The development of penflourishing in manuscripts produced in the thirteenth century is a significant factor in the design and aesthetic of the central and late medieval book. The rise of commercial production, undertaken by lay professionals in urban centres, is associated with the emergence of penflourished decoration to books in a broad range of genres, sometimes as a cheaper alternative to painted embellishment, but sometimes also as an aesthetic choice by the patron. This dissertation examines the development of penflourishing in English manuscripts from c. 1180-c. 1280. Firstly the historiography of art-historical criticism on the subject of penflourishing is examined. Both the specific components of the flourishes and consideration of their heuristic function are discussed. A consolidation of diverse vocabulary from European critics is proposed. Discussion of the development of penflourishing in English manuscripts in the twelfth century follows and it is proposed that the techniques that will be developed in thirteenthcentury flourishing are already present within the design vocabulary of the decorated twelfth-century letter. The influence of Italian flourishing technique, developed in tandem with the production of books associated with the study of law at Bologna and other northern Italian centres, is identified with regard to specific components. This process of identification makes it possible to recognize Italian technique in the context of books produced in both Paris and Oxford. The circle of Oxford’s most prolific illuminator, William de Brailes, is investigated to evaluate the influence of Italian penflourishing techniques. The use of these techniques, and others, notably the use of filigree puzzle initials, is examined with regard to the type of book produced and the implied financial expenditure by the patron. Finally the use of flourishing in the work of two contemporaneous circles, those of the Sarum Master and William of Devon, are analysed and the role of penflourishing in the de Brailes corpus is compared. It is concluded that Italian penflourishing technique had a significant impact on the development of penflourished embellishment in England in the thirteenth century, and that de Brailes’ use of this type of flourishing was an early and influential part of the development of this style.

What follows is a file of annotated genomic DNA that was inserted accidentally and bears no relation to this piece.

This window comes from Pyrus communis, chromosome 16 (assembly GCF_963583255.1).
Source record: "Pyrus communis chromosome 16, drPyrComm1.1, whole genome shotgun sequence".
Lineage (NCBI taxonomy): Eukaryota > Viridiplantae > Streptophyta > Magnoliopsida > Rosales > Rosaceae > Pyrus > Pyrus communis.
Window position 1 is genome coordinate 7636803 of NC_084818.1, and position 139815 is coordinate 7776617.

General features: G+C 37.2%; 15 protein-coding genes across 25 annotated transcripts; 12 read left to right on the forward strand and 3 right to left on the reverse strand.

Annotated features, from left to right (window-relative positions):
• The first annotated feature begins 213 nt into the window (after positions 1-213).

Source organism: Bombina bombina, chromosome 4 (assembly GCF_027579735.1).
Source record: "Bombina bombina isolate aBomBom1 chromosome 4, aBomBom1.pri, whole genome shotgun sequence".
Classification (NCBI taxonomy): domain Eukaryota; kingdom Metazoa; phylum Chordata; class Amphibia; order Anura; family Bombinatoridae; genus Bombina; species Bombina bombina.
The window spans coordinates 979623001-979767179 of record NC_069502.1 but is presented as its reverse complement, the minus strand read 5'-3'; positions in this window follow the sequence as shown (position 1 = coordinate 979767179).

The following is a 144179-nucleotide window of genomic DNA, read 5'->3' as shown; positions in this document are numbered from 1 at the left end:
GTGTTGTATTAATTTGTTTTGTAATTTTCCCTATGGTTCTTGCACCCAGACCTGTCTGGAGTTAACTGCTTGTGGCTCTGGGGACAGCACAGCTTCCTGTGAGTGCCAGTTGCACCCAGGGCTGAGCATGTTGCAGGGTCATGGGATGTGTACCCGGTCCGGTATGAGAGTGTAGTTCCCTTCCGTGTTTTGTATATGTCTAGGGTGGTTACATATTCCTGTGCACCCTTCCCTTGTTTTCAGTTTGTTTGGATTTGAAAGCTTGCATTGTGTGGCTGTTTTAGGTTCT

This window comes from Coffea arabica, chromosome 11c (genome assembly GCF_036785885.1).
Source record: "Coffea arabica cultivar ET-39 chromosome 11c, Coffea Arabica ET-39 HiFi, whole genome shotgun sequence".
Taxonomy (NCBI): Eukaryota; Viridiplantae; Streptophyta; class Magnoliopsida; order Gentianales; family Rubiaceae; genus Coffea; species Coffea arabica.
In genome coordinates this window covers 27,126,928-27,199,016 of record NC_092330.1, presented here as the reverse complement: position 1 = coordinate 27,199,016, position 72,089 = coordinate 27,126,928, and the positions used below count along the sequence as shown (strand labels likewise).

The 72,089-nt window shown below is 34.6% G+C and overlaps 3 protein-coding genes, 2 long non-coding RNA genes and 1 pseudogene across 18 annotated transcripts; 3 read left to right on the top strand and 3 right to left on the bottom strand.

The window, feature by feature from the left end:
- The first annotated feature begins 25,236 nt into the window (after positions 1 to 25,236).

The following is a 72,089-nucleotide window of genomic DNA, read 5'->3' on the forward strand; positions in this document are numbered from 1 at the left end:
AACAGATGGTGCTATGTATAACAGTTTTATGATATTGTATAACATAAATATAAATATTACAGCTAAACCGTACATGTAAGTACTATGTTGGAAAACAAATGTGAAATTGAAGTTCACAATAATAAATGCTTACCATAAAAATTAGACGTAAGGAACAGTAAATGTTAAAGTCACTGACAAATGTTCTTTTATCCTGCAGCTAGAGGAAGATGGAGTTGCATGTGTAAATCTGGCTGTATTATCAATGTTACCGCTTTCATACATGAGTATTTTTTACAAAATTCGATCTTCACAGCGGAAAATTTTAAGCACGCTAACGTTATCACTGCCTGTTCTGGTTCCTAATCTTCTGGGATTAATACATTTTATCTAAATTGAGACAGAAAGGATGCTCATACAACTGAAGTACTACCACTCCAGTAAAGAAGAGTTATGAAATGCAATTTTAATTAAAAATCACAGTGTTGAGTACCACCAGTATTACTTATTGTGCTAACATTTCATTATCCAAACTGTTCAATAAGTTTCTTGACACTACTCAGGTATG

Nov-2016 ‘In the custom of this country’: The Migration of Decorative Style in Thirteenth-century Reading Abbey Manuscripts

PeerReviewed

This paper discusses the emergence of a specific decorative technique, developed by scribes producing legal textbooks in late twelfth-century Bologna. The migration of this marginal, penwork technique is traced from Bologna to Paris and Oxford, and identified in surviving manuscripts known to have been in the possession of Reading Abbey in the thirteenth-century.

Publications available on SAS-space

Publications available in Senate House Libraries

Research Projects & Supervisions

Research projects:

Details
Holding the Vision: Collecting the Art of the Book in the Industrial North West

Funded by the Paul Mellon Centre for Studies in British Art, the Society of Antiquaries and ACE. 2 year research project culminating in an exhibition of rare books and illustrations from Blackburn with Darwen Library and Information Centre, Blackburn Museum and Art Gallery, the Harris Museum, Preston, Towneley Hall Museum and Art Gallery,Burnley and the Grundy Art Museum, Blackpool.

Research in Translation, AHRC funded training scheme with the Museum School of Leicester University (2015)

 I participated in this year long AHRC funded project run by the Musuem School at Leicester University to train academics to engage with the public via exhibitions. The project culminated with a display of projects produced by the 12 ECRs who worked on the project. My interactive display featured my research on penwork in 12th and 13th century manuscripts. The exhibition of 'Research in Translation' is on display at the Musuem School at Leicester University through February 2016.

UCL Public Engagement Train and Engage (2015-16)

 My project, a podcast for the Blackburn Musuem, was chosen for development by this research group. The project will run through June of 2016. 

Current PhD topics supervised:

Dates Details
From: 01-Sep-2016
Until:
The Significance of Heraldry in Thirteenth and Fourteenth-century English-produced Psalters

Co-supervised with Dr Nigel Ramsay (UCL)

From: 01-Jan-2019
Until:
Usuard martyrologies in England from the ninth to the thirteenth century

Co-supervised by Dr Alan Thacker at the Institute of Historical Research

Available for doctoral supervision: Yes

Professional Affiliations

Professional affiliations:

Name Activity
Palaeography Teachers Group networking and collaboration
Friends of Senate House Library Chair of Committee
Academic Partnership with the Blackburn Museum and Art Gallery Research and public engagement programmes

Collaborations:

Name Type Activity Start date End date